You may find that employees are initially resistant to a staff uniform if you’ve never asked them to follow one before. While you might be able to get over this by including your staff in decisions about it, and by thoroughly explaining the advantages of corporate clothing, it could be that not all of your employees will fully embrace the change.
The main challenge you’re likely to face in this situation is ensuring that whatever dress code you set is properly followed.
Once you’ve created a corporate clothing policy, you’ll need to enforce it and make sure that the garments you provide to staff are being worn appropriately. It should therefore be part of a specific person’s job to keep an eye on whether their colleagues are properly attired for work.
Five good reasons to consider corporate clothing…
People who wear corporate clothing are likely to identify more strongly with the brand they represent. Wearing the logo or name of the business you work for can have a powerful effect, encouraging staff to feel that they are part of a team.
Where a corporate clothing policy is in place, members of staff are not able to come to work in high fashion outfits, or look to compete with one another on the basis of personal style. Uniforms help to level the playing field so that everyone within an organisation looks tidy and professional.
Wearing a uniform means that all employees, whether at work in an office environment, out at external meetings or active on project sites, are identifiable as members of your staff.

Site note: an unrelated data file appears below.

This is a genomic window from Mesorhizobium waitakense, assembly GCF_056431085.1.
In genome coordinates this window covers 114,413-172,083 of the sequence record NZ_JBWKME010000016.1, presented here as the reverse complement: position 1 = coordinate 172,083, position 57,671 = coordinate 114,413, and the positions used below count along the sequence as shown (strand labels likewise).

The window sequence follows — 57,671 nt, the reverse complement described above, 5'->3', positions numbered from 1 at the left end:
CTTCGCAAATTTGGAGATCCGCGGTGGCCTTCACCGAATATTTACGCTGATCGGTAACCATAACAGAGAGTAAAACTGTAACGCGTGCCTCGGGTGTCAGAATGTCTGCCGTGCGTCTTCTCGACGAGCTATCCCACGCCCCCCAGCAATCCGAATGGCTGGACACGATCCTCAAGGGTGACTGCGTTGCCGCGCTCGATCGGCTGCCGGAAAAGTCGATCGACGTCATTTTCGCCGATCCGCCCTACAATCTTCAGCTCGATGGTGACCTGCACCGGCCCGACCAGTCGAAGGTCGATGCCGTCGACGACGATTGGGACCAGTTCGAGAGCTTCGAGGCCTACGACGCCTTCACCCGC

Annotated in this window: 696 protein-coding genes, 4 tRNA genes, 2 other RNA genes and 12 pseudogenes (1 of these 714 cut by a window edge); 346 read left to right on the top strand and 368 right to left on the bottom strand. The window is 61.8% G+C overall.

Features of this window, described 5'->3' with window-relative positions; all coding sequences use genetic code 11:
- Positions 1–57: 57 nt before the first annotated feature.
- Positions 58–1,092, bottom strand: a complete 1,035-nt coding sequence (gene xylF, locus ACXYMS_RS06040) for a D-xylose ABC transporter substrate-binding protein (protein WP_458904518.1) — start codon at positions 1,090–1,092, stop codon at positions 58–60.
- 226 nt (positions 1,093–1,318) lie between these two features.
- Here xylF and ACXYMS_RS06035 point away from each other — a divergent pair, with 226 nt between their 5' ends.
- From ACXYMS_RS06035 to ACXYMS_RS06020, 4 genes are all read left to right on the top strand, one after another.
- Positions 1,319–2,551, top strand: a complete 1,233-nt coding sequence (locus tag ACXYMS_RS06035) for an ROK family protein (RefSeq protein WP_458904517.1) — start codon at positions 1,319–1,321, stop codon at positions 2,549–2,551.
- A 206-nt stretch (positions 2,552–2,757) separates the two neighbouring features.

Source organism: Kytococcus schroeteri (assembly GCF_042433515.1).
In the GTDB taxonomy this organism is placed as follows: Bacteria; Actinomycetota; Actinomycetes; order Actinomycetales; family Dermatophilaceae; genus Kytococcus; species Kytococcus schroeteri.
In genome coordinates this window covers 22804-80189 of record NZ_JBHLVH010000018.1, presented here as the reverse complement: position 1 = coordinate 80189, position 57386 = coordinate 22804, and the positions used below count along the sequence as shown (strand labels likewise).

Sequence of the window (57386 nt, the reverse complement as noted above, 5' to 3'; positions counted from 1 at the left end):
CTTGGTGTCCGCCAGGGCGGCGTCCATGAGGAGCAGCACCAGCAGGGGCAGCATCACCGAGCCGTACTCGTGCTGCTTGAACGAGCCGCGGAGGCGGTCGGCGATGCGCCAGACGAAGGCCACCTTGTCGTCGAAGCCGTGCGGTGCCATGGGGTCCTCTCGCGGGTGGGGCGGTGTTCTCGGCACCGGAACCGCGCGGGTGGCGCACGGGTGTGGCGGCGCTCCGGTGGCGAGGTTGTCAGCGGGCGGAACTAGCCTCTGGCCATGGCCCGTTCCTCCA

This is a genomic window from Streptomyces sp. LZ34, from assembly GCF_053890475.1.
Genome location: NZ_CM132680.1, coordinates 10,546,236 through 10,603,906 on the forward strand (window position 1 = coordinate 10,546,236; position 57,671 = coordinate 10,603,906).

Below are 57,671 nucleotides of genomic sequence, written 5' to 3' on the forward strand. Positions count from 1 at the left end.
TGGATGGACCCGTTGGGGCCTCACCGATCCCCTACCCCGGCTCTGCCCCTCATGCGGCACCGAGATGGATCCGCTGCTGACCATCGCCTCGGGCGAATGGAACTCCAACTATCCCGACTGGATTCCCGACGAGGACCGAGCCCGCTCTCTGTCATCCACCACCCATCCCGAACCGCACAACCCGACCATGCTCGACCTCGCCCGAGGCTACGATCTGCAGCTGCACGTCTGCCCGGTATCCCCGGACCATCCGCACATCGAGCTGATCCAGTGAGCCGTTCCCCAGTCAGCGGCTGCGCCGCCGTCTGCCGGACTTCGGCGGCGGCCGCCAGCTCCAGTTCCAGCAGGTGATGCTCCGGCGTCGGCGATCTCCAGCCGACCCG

This should help staff to keep in mind that it is important to take personal responsibility for the way the brand they represent is viewed by those who interact with them – reminding them that professional conduct is always critical while they’re in corporate dress.
Another advantage of corporate clothing is its brand building power. If your business involves staff members spending time in external environments where members of the public will see them – for example, on building sites – your employees will be able to advertise your business while they work.
In other environments such as retail outlets, corporate clothing will help make members of staff easier to identify. This will help them to address customers’ queries more easily and could therefore support improved customer service and possibly sales.
Often, the easiest way to ensure that people wear appropriate outfits to work is to provide them. Uniforms or corporate clothing can also help to simplify how you address safety concerns at work – for instance, through the provision of safety boots, hi-viz clothing, hard hats or fire retardant jackets.
Case study: Virgin Atlantic